The call came through to the Tulsa County Sheriff’s Office around 4 a.m. last Thursday. A homeowner reported someone trying to break in through the back door. After hanging up, the man of the house went to grab his firearm in order to protect his wife and their two sleeping children.
According to KTUL-TV, as he approached the back door, the homeowner noticed the suspect was armed, so he fired his gun and hit the intruder twice. The suspect immediately dropped to the ground, but eventually jumped up and ran—approaching neighboring homes to ask for help.
Police found the 33-year-old suspect lying in a street, not far from the house he attempted to burglarize. The injured invader was transported to the hospital in potentially serious condition. Investigators also found multiple firearms outside the home where the original encounter took place, all of which appear to belong to the suspect.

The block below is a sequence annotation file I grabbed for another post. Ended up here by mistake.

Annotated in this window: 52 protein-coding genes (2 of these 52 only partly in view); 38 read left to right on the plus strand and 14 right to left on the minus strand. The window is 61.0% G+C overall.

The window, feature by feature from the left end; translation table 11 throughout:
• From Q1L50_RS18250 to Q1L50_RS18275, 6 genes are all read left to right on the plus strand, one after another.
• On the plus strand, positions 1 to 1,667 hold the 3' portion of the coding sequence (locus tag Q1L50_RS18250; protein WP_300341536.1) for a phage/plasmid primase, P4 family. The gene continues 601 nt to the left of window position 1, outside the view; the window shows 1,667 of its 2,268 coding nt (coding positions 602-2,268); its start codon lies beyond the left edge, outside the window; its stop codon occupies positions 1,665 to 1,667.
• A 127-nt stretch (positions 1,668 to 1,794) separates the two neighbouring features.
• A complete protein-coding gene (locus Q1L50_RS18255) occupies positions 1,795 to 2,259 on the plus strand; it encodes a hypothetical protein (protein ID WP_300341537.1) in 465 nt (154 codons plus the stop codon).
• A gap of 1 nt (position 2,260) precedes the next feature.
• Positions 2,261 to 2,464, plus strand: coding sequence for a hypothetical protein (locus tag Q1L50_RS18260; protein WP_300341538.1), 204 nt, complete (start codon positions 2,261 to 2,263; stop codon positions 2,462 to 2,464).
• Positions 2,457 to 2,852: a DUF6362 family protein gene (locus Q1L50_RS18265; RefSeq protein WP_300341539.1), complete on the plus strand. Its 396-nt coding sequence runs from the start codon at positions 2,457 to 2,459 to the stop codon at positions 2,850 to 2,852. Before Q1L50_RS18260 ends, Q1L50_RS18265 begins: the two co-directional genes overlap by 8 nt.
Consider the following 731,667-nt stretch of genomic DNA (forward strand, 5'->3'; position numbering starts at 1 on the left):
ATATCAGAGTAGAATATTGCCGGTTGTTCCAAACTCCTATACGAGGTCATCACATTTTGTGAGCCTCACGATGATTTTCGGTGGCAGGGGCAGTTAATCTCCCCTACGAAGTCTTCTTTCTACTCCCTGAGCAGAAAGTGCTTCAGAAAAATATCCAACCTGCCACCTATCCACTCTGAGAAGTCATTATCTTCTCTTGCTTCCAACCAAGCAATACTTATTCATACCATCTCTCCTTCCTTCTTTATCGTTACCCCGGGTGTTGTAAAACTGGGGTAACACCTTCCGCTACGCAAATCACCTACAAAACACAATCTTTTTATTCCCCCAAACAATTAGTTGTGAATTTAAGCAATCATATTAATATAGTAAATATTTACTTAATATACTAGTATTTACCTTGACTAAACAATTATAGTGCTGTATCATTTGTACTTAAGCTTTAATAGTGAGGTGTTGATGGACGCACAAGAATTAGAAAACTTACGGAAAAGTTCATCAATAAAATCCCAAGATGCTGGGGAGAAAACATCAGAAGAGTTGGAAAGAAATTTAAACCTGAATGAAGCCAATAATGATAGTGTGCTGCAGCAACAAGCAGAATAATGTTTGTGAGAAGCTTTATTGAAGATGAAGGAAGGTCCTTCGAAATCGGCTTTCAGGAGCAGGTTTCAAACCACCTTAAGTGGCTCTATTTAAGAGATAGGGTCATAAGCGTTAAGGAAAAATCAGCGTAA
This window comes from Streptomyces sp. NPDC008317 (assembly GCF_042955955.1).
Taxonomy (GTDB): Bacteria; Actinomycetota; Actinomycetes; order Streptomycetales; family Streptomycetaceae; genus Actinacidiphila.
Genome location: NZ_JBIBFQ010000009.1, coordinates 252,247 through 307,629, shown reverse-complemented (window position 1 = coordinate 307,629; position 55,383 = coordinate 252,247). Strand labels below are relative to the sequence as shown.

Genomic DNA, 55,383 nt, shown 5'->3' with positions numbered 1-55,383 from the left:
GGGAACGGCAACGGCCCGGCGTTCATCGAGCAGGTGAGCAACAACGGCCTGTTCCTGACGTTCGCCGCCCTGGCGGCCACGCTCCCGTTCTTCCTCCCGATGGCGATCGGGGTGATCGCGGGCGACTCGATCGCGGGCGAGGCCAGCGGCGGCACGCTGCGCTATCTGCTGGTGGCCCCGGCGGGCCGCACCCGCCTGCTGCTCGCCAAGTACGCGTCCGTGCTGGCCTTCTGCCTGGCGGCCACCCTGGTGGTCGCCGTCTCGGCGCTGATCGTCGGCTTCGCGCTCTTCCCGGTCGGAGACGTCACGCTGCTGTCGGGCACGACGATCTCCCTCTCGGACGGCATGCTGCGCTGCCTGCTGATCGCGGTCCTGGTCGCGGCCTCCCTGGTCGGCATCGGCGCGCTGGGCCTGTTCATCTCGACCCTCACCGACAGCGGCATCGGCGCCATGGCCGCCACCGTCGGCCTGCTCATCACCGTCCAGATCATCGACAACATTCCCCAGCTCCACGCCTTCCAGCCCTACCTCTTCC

Meeting On Campus Carry Concerns Draws Only One Person
With campus carry taking effect at Georgia colleges and Universities on July 1, administrators at Augusta University thought it would be prudent to have a gathering to address questions and concerns students might have about the law.
The main question, it seems, was why the meeting was being held at all, as only one participant showed up—and he was the director of student health at the college, according to a report at breitbart.com.
While organizers plan to try again with better advertising, Breitbart stated, “AU Chief of Police James C. Lyon said he has not received a single call from someone concerned or alarmed by someone carrying a concealed weapon.” That’s just what Jerry Henry, Georgia Carry executive director, expected. “The fact that only the director of Student Health attended the meeting proves what we predicted: that campus carry would have no adverse affect on student life, nor would it interfere with classroom studies, other than rendering the campus a safer place,” Henry said.